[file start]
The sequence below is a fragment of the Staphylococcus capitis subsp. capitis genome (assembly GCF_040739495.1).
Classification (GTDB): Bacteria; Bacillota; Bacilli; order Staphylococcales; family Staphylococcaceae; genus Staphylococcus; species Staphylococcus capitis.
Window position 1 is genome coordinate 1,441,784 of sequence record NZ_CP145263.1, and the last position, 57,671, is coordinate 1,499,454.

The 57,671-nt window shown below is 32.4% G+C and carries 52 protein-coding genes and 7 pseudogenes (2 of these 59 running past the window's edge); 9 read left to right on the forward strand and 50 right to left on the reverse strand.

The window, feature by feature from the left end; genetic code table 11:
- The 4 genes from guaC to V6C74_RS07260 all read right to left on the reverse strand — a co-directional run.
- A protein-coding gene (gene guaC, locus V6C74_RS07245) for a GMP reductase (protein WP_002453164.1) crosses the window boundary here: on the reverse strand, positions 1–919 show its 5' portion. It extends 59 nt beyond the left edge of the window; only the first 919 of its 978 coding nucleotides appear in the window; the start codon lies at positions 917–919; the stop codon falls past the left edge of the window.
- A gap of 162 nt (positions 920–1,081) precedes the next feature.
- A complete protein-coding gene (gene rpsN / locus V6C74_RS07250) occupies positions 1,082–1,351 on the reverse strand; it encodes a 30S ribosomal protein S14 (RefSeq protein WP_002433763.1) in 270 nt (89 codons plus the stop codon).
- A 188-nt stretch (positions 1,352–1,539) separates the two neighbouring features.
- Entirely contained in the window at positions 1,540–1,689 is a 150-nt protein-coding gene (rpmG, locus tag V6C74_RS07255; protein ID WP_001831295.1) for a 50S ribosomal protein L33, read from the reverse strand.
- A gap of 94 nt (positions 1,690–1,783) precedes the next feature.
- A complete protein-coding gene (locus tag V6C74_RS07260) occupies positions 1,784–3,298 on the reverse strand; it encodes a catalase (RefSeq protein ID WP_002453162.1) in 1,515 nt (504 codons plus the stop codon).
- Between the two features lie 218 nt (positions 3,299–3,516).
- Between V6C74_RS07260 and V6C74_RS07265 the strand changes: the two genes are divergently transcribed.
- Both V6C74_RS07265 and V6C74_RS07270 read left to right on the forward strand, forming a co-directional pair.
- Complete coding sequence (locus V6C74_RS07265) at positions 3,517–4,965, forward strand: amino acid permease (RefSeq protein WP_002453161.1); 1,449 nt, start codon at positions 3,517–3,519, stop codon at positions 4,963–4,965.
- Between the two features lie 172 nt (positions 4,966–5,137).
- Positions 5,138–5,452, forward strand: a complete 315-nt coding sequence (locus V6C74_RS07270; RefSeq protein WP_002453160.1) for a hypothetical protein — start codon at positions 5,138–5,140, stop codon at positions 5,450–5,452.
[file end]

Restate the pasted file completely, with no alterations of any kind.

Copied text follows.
The sequence below is a fragment of the Staphylococcus capitis subsp. capitis genome (assembly GCF_040739495.1).
Classification (GTDB): Bacteria; Bacillota; Bacilli; order Staphylococcales; family Staphylococcaceae; genus Staphylococcus; species Staphylococcus capitis.
Window position 1 is genome coordinate 1,441,784 of sequence record NZ_CP145263.1, and the last position, 57,671, is coordinate 1,499,454.

The 57,671-nt window shown below is 32.4% G+C and carries 52 protein-coding genes and 7 pseudogenes (2 of these 59 running past the window's edge); 9 read left to right on the forward strand and 50 right to left on the reverse strand.

The window, feature by feature from the left end; genetic code table 11:
- The 4 genes from guaC to V6C74_RS07260 all read right to left on the reverse strand — a co-directional run.
- A protein-coding gene (gene guaC, locus V6C74_RS07245) for a GMP reductase (protein WP_002453164.1) crosses the window boundary here: on the reverse strand, positions 1–919 show its 5' portion. It extends 59 nt beyond the left edge of the window; only the first 919 of its 978 coding nucleotides appear in the window; the start codon lies at positions 917–919; the stop codon falls past the left edge of the window.
- A gap of 162 nt (positions 920–1,081) precedes the next feature.
- A complete protein-coding gene (gene rpsN / locus V6C74_RS07250) occupies positions 1,082–1,351 on the reverse strand; it encodes a 30S ribosomal protein S14 (RefSeq protein WP_002433763.1) in 270 nt (89 codons plus the stop codon).
- A 188-nt stretch (positions 1,352–1,539) separates the two neighbouring features.
- Entirely contained in the window at positions 1,540–1,689 is a 150-nt protein-coding gene (rpmG, locus tag V6C74_RS07255; protein ID WP_001831295.1) for a 50S ribosomal protein L33, read from the reverse strand.
- A gap of 94 nt (positions 1,690–1,783) precedes the next feature.
- A complete protein-coding gene (locus tag V6C74_RS07260) occupies positions 1,784–3,298 on the reverse strand; it encodes a catalase (RefSeq protein ID WP_002453162.1) in 1,515 nt (504 codons plus the stop codon).
- Between the two features lie 218 nt (positions 3,299–3,516).
- Between V6C74_RS07260 and V6C74_RS07265 the strand changes: the two genes are divergently transcribed.
- Both V6C74_RS07265 and V6C74_RS07270 read left to right on the forward strand, forming a co-directional pair.
- Complete coding sequence (locus V6C74_RS07265) at positions 3,517–4,965, forward strand: amino acid permease (RefSeq protein WP_002453161.1); 1,449 nt, start codon at positions 3,517–3,519, stop codon at positions 4,963–4,965.
- Between the two features lie 172 nt (positions 4,966–5,137).
- Positions 5,138–5,452, forward strand: a complete 315-nt coding sequence (locus V6C74_RS07270; RefSeq protein WP_002453160.1) for a hypothetical protein — start codon at positions 5,138–5,140, stop codon at positions 5,450–5,452.